Noel Callan to get remission for garda murder
A man jailed for a policeman's murder in the Republic of Ireland in 1985 may soon be freed after a ruling by the Supreme Court in Dublin.
The court found that Noel Callan, formerly of Castleblayney, County Monaghan, is entitled to be considered for remission.
Callan had challenged the authorities' refusal to consider him for a reduction in time served.
He claimed this had been applied to others convicted of capital murder.
Sgt Patrick Morrissey was shot dead in 1985 by Michael McHugh, a co-accused of Callan at Rathbrist, County Louth following an armed robbery.
Both Callan and McHugh were sentenced to death for murder, but the Irish president commuted their sentences to 40 years in prison.
His lawyers argued that several other criminals jailed for capital murder had their death sentences commuted to 40 years and had later been freed or given temporary release before the end of their sentences.
On Thursday, the supreme court ruled he was entitled to be considered for remission for good behaviour.
If granted normal remission, Callan could be freed by 2016.
But the court also ruled Callan, described as a "model prisoner", was eligible for the higher remission of one third.
The judge described as a "nonsense" various arguments advanced by the state to support its claims Callan was not entitled to remission.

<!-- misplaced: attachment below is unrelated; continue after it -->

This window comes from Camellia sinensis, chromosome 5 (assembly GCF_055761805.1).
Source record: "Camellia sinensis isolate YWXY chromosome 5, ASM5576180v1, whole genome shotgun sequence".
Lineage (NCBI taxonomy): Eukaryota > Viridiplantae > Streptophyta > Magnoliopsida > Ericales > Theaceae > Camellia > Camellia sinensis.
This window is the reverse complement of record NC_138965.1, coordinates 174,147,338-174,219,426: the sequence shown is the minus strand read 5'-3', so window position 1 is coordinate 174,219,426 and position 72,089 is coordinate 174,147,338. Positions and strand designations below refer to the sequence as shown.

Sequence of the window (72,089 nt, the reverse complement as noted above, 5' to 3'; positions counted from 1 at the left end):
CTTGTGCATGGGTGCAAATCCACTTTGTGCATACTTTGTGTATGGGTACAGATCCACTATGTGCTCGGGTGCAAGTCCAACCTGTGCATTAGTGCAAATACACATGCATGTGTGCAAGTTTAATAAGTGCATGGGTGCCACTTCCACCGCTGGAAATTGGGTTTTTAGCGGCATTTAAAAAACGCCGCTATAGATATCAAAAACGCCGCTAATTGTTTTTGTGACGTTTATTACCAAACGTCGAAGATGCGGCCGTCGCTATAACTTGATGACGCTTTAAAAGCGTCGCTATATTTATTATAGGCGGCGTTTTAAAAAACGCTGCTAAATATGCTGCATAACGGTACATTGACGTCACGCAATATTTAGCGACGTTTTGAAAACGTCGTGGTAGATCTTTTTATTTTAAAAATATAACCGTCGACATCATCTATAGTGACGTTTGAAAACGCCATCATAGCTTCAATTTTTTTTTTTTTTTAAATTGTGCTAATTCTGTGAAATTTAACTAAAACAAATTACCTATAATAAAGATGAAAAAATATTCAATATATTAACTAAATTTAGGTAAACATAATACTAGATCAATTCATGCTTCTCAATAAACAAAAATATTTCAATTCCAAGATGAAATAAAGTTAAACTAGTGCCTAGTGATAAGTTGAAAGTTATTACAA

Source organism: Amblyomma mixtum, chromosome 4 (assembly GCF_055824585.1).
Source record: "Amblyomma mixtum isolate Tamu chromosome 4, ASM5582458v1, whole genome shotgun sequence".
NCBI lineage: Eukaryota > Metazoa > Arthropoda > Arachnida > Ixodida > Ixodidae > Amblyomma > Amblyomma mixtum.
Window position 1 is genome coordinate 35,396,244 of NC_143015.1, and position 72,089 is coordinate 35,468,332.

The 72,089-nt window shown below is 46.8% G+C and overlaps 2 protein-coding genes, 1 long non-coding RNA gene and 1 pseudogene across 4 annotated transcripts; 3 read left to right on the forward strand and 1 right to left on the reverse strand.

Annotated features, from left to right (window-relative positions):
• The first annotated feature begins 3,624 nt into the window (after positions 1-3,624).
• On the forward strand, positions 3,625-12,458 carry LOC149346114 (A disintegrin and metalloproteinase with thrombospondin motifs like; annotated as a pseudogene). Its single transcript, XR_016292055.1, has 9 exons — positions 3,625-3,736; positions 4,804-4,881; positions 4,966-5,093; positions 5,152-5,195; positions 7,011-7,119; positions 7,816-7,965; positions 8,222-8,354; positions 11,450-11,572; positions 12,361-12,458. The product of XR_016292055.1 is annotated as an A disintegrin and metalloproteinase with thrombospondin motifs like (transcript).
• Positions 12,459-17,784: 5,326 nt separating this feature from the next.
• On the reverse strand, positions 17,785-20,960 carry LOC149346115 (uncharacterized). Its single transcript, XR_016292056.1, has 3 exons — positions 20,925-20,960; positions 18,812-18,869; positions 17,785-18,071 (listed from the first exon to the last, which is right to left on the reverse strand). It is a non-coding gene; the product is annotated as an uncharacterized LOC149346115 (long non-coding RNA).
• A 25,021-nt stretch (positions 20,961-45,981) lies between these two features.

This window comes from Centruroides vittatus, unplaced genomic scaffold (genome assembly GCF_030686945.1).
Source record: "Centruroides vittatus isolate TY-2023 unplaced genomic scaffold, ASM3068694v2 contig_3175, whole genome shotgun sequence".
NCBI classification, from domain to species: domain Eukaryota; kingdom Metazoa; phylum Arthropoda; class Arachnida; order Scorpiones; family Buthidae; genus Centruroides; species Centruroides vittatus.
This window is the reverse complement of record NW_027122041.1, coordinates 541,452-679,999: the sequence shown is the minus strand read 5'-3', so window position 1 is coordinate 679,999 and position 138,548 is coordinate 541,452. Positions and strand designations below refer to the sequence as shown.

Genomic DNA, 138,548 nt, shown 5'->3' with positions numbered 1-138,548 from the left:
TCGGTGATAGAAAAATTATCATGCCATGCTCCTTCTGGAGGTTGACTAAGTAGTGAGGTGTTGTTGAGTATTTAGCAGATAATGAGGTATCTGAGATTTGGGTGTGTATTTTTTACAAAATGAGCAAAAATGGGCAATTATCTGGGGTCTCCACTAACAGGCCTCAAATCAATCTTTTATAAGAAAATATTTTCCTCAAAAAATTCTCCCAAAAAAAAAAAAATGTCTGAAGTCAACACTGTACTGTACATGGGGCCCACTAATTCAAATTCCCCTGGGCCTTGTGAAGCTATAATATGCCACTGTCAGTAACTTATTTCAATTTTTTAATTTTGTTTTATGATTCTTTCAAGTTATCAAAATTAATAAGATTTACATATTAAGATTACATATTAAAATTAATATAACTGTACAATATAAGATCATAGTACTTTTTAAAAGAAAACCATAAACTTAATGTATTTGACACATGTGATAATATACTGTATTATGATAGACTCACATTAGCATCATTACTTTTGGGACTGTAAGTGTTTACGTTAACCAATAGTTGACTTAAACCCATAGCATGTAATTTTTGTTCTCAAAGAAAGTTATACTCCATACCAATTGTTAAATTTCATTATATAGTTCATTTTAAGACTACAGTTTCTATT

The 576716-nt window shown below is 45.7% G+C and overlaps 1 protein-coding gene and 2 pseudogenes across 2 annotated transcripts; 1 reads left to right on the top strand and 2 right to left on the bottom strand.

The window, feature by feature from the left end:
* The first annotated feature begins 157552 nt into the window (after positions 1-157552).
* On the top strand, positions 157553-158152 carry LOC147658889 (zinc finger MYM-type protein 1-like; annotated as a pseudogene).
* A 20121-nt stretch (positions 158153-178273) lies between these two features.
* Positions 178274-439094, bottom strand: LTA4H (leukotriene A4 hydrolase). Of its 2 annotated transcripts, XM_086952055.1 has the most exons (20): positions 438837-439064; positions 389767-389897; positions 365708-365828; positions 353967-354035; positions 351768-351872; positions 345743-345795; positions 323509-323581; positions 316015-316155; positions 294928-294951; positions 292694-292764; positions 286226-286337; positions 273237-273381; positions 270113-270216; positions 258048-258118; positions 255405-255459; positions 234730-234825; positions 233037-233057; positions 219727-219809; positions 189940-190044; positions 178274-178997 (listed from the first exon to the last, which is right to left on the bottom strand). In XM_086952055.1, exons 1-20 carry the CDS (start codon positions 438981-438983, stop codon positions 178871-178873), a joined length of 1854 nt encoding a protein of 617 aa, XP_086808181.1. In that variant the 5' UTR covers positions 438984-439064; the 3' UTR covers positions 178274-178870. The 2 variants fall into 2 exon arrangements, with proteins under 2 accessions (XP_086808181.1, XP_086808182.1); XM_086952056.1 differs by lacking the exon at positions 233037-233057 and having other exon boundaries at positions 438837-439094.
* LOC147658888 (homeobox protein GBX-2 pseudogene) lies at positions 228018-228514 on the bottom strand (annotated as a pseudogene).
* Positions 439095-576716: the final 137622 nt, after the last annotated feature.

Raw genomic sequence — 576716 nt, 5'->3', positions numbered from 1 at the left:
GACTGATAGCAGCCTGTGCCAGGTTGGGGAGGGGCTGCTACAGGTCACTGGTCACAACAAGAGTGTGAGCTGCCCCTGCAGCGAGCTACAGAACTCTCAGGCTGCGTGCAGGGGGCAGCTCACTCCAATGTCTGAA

The state had initially argued he was not entitled to remission on the grounds that the president's decision was made on the understanding the full 40 years would be served "without remission".
On the third day of the hearing, the state altered its case after a file was produced by a public servant in the department of the prime minister, which contained the actual advice of the government to the president on Callan's case.
It said his sentence should be commuted to 40 years penal servitude, but made no reference to remission.
The state then accepted the president's decision did not impose any conditions in relation to remission, but then argued Callan was not serving a "sentence" but rather a "commutation" which, it argued, placed him outside the prison rules.
Callan's barrister, argued the state was effectively contending Callan was being held under "some new and alien" form of detention, a unique "commutation" process, rather than a "sentence" and that constituted huge and unwarranted unfairness.
The state had argued that when a sentence is commuted the right to statutory remission is lost.
A central issue in the case was whether Callan has the status of a prisoner who has been "sentenced".
The supreme court granted a declaration he is a person who has been sentenced to a term of imprisonment exceeding one month who is therefore eligible, by good conduct, to earn remission, including higher remission, under the relevant prison rules.
The court rejected the arguments Callan was serving "a commutation" rather than a sentence.